Pitfalls of Online Document Assembly

How does one explain to a web developer that document assembly is more than just throwing up some web-forms with fields tied an SQL database?  Sometimes, the hard way, by letting them try it themselves …

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Document Assembly is more than “merge templates”.  A merge templates takes “defined fields” and replaceS the field codes with data from a data source.  Anyone who has worked with a document assembly program, like HotDocs, GhostFill or DealBuilder, knows that “field codes” are just the beginning.

And yet, on countless occasions when talking to prospective clients (particularly large corporate IT or big firm legal, and even smaller law firms) they view document assembly as just a bunch of fields that can be filled in by any Tom, Dick or Harriet paralegal off the street, with little or no training.  They view the “coding” of such systems as beneath them in its simplicity.

To corporate IT, it is a matter of laying out the fields in a database, tying that database to a series of web forms, and then pushing that data through a Word/RTF engine to produce the final output.  To them, there is no problem that a few days of coding can’t solve; a smart team of web/database specialists can build this stuff in under six months, piece of cake.

Now if my clients gave me funding for a team of programmers to work full time for six months, I would be laughing … No I wouldn’t say no, but with the current state of the art in document assembly tools, what my team could accomplish with that funding vs. what the IT group would build, would be quite different.  Don’t get me wrong, the IT group would produce a system that would be polished, beautiful objects and data flow, sculpted buttons, drop-dead graphics, the works.

However, the laugh would occur when the “content managers” half-way through the project changed their mind.  Everyone knows that law is as much an art as a science.  It is a series of balanced judgments and competing interests, and how the balance comes out on any given issue will change over time.  Where document assembly tools shine (apart from rapid development tools) is when the “author” changes his/her mind; wants to change phrases in the template, add a new rule in a dialog, remove irrelevant questions (or hide them under new rules); or simply wholesale change the help text because the users keep asking dumb questions that can be best explained in the system.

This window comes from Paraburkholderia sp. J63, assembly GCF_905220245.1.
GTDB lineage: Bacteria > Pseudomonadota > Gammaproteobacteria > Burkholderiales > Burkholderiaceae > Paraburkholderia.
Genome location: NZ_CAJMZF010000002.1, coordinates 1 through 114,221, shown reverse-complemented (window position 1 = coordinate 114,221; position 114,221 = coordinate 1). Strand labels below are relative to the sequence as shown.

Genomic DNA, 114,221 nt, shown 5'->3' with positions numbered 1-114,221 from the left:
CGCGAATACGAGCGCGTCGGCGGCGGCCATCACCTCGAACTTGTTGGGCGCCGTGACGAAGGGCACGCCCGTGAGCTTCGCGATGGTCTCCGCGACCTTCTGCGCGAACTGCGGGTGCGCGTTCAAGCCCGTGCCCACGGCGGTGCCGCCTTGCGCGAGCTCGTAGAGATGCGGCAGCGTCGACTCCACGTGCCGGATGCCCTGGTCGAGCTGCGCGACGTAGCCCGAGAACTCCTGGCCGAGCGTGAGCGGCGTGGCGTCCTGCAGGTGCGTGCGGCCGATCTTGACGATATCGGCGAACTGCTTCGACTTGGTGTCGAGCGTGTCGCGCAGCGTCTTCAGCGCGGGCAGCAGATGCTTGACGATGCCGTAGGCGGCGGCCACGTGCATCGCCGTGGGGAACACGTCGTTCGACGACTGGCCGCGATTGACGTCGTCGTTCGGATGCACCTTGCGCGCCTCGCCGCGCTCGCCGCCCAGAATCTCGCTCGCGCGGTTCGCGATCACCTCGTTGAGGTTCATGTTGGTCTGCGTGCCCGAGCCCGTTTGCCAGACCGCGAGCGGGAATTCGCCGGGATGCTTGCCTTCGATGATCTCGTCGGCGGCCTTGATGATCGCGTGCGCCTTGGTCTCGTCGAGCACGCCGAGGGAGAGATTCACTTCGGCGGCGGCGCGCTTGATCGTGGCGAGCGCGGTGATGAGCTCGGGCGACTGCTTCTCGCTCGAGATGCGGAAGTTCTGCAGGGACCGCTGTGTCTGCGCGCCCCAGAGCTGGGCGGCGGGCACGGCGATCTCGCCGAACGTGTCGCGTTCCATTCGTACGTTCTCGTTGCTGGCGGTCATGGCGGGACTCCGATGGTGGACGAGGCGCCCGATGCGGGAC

When I have talked to the web developer about my “requirements” … they say piece of cake.  They see fields, dialogs, databases… Basic stuff.  Then I tell them, that I want the data structure to expand and contract (at whim).  That I want to add conditions and rules to the content of help text on particular variables.  That of course, there should be a seemless navigation system that lets me answers questions in a non-linear fashion (but still only show me relevant questions based on the answers I have given to the interview).

Only after have they have invested substantial days in the project will they come sheepishly to admit, this stuff is REAL HARD to do … you are going to have to settle for less.  To which I laugh: Why should I settle for less?  I can do all of this, without your fancy programming with DealBuilder Server; GhostFill Server or HotDocs Online Server.  These systems take the desktop template systems that many of you use, and let you “publish to the web server”.  The publication process automatically converts the pages in the case of GhostFill to DHTML, in the case of HotDocs, to Javascript; and in the case of DealBuilder to ASP pages.

So … if you still think programming document assembly forms on the web is easy.  Go ahead.  For the rest of you, go take a look at these products, see if they work for you.  It could save you a lot of money in the long run.